Why do some people have SAD, and others don’t?

This can be related to their level of nutrient deficiencies and specifically Vitamin D and magnesium, keeping in mind that magnesium converts vitamin D into its active form—so you just do not get the benefits of Vitamin D without enough magnesium in a bio-available form, explains Dr. Dean. “Not all forms of magnesium are easily absorbed by the body. Magnesium citrate powder mixed with hot or cold water is easily absorbed and can be put into a water bottle sipped throughout the day.”

Those who experience SAD tend to live in northern climates where the days are shorter and darker, adds Dr. Nalin. “In addition, those who have a family history of depression are more prone to developing it.” He also says, in alignment with Dr. Dean, that there is evidence showing that some people who have SAD may produce less Vitamin D, which is connected to serotonin production.


Your SAD tip sheet

So, still think you’re dealing with seasonal affective disorder? Here are the options Dr. Nalin shared for managing SAD.


Exposure to natural sunlight.

Get outside as much as possible, especially when it's sunny. “This will help our bodies to produce serotonin, which will improve our moods and help reset our body clocks. Early morning is the best time to expose ourselves to the sun, helping to get that normal rhythm back on track,” he says.


Red light therapy.

When there is just not enough natural light, red light therapy has been shown to be effective at helping to overcome SAD in some cases, he says. It is believed that sitting in front of a red light, helps to increase the amount of neurotransmitters and reenergize those of us with SAD. (Where to look for red lights: they’re readily available on Amazon and other online e-commerce sites.)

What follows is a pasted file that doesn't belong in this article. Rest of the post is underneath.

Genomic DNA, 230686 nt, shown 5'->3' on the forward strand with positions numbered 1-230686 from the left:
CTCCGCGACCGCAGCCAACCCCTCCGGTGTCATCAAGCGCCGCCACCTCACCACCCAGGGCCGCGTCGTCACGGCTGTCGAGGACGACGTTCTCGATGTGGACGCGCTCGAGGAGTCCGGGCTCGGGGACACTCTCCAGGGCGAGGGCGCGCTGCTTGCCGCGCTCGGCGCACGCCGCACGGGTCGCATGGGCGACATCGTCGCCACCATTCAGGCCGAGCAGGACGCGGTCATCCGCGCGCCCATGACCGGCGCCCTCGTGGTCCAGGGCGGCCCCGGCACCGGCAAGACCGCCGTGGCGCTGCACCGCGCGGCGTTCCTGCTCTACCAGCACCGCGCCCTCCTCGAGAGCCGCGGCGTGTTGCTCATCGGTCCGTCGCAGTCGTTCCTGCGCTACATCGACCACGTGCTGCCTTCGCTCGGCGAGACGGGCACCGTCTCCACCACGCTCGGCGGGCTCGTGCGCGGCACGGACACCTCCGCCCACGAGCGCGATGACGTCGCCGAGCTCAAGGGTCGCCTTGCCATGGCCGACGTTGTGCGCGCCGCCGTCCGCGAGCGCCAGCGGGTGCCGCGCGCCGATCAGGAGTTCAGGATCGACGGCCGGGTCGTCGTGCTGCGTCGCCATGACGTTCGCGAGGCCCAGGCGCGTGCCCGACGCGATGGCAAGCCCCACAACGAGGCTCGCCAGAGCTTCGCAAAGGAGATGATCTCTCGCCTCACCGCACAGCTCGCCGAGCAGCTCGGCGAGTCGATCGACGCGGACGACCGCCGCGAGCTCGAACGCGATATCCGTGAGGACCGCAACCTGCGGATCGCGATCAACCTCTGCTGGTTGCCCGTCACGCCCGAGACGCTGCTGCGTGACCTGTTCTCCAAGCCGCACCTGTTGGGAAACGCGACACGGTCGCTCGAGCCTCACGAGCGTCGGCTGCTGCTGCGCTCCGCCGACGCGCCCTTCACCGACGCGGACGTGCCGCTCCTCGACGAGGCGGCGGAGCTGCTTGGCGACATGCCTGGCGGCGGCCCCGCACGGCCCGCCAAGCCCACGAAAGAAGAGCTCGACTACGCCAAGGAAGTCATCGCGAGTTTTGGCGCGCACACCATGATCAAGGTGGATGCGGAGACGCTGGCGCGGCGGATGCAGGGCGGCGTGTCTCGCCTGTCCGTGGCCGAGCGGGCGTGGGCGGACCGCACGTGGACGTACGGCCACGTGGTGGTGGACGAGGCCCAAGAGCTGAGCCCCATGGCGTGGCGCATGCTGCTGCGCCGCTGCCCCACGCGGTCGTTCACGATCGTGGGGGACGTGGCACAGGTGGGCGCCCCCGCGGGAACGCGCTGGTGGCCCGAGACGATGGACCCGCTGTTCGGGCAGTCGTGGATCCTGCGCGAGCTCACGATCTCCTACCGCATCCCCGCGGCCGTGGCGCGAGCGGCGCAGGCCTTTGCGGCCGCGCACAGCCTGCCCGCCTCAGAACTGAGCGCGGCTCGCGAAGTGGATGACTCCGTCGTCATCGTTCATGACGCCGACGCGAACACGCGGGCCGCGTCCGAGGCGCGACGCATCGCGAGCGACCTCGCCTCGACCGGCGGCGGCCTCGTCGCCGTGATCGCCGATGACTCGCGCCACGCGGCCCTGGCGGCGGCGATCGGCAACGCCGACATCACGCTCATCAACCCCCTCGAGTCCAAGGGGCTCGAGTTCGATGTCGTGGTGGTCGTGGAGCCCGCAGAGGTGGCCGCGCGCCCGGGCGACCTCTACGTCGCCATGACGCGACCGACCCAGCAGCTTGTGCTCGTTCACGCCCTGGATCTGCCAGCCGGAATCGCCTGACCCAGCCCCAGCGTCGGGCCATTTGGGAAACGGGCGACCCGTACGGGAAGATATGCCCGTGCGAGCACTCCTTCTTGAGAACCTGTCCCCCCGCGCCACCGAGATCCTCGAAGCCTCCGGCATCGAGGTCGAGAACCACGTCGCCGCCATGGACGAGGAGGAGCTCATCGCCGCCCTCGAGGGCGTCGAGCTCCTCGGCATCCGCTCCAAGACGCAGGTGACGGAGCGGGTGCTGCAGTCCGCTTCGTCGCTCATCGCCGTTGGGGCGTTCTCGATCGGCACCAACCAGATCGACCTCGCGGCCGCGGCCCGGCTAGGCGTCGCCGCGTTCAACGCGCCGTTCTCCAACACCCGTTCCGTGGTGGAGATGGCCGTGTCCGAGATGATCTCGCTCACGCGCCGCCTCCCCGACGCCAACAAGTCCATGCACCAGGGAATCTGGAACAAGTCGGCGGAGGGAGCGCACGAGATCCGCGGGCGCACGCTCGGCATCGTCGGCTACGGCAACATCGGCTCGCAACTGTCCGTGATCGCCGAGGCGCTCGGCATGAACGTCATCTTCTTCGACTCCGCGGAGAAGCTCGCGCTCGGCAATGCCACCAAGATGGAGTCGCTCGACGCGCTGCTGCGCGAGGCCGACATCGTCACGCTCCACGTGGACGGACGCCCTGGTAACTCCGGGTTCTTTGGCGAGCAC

Practice self care.

Eating well and exercising are important to our overall well-being, including our mental health, he says. “When we are stressed or unhappy, we have a tendency to overeat or even forget to eat. When we are feeling stressed or down, the stress hormone, cortisol, is released, which can make us crave greasy, unhealthy foods.” So pack your body with nutrient-rich foods—and be sure to exercise— and you’ll be better equipped to deal with SAD.

Spend time with a pet.

As you likely know, pets are proven mood enhancers.

Get social.

Instead of giving in to the temptation to isolate ourselves, spend some fun time with friends and family, suggests Dr. Nalin. “Having fun increases our endorphins thus improving our mood.”

Volunteer

If feelings of sadness are pervasive, volunteering may be worth considering, he adds. “Studies have shown that when we help others, our brain releases endorphins.”

Your next stop: 30 Days of Self Care. Take a look.